This past weekend, I went to one of my favorite carnivals. It's one of those good, old-fashioned places where you can eat french fries, play bingo, and ride a ferris wheel.
My favorite activity at the carnival is the DIME TOSS. This game involves throwing dimes at gently used dishware. If the dime lands on the plate or cup, you get to keep it. Each year, I diligently throw dimes at mugs that say "World's Best Dad" or old sundae dishes. I usually win a few items that are later sold at my annual garage sale.
As I was tossing away dimes this year, a thought crossed my mind. This is what education feels like to lots of students. It's fun at first. However, the excitement quickly dwindles when the realization sets in that the reward is not particularly meaningful or useful.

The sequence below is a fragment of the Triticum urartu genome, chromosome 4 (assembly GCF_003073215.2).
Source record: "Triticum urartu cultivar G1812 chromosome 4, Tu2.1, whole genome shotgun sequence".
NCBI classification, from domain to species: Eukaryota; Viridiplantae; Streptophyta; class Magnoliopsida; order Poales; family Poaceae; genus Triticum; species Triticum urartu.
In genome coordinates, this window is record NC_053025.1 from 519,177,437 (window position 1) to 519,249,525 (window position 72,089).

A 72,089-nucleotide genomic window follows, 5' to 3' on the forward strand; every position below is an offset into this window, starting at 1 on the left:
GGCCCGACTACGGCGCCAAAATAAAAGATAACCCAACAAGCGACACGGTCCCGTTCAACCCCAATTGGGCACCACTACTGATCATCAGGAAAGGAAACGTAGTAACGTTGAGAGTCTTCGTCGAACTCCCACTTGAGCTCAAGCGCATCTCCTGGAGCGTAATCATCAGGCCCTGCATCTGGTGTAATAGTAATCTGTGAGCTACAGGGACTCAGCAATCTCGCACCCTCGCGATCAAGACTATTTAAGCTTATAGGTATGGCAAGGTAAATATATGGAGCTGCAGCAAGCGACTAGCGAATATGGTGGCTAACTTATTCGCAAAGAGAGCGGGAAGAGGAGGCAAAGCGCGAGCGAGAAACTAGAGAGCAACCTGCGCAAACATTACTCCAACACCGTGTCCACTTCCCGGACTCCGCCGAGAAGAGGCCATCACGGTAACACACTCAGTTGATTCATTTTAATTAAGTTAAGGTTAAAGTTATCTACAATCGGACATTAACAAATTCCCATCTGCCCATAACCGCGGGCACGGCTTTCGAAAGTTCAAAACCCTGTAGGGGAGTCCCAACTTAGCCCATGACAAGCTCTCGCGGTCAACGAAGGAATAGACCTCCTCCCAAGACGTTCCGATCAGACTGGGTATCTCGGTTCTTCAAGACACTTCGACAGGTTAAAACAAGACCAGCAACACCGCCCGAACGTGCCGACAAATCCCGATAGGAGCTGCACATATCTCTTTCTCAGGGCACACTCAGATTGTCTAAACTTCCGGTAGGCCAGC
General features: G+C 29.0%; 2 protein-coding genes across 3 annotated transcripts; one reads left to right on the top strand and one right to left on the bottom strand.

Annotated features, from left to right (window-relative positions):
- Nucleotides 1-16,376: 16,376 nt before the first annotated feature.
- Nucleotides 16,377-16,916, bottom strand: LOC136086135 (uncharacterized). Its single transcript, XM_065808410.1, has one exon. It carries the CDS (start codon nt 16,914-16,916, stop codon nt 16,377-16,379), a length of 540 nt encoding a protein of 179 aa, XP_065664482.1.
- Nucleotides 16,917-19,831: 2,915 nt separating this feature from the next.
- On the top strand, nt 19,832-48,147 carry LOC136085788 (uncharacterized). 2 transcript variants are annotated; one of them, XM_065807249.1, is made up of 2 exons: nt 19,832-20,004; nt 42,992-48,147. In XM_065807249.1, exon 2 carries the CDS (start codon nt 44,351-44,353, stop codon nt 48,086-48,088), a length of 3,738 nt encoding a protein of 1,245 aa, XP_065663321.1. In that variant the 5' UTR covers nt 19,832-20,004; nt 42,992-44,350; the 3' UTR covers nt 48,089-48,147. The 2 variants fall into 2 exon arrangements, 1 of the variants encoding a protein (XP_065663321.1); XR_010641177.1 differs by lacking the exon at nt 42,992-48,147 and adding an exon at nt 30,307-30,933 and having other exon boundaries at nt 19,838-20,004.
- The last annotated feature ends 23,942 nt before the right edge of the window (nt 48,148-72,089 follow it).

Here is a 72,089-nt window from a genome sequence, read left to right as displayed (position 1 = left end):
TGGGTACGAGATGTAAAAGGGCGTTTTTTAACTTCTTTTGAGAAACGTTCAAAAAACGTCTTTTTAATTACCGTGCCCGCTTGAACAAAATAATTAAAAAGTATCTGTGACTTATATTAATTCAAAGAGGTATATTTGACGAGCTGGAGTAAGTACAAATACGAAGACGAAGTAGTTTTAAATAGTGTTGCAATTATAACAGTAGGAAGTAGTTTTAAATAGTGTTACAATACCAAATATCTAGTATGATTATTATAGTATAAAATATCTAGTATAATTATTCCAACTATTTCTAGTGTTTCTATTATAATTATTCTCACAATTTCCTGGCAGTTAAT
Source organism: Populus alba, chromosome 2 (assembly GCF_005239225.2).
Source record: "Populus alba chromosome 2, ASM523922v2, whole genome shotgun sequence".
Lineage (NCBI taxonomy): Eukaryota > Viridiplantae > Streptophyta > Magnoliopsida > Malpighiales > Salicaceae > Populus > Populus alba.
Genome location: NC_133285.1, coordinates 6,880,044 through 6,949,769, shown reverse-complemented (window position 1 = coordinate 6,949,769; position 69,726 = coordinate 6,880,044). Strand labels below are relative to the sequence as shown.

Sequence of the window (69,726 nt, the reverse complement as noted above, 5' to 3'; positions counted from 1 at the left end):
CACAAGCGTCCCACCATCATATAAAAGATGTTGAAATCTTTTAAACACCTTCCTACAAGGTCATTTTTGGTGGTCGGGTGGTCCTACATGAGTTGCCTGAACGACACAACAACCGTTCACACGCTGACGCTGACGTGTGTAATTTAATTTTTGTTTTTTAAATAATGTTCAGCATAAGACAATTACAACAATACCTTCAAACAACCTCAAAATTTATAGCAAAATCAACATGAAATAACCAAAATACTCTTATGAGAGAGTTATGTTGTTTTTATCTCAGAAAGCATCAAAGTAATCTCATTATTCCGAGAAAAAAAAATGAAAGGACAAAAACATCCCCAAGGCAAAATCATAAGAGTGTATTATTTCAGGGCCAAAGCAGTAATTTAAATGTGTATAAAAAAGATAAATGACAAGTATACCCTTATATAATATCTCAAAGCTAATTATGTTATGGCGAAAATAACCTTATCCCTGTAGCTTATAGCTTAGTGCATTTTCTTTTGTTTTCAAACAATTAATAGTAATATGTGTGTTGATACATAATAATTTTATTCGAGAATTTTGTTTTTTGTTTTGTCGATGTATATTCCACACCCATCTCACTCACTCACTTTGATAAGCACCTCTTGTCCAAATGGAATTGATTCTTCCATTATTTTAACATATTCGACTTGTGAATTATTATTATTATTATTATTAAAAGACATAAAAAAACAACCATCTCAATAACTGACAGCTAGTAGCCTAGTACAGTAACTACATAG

So, how can we stop our learning objectives from resembling fine china from 1975?
Well, we can involve students in curriculum revision projects. We can ask parents, students, and community members what matters BEFORE we establish standards, lessons, and materials. We can simply say, "What do you want to WIN as you work towards educational goals?"
Please understand that I realize there must be balance when learning targets are established. There are some essential skills and ideas that students must master in particular content areas. However, putting students into the driver's seat can make a big difference in student performance.
What do you think?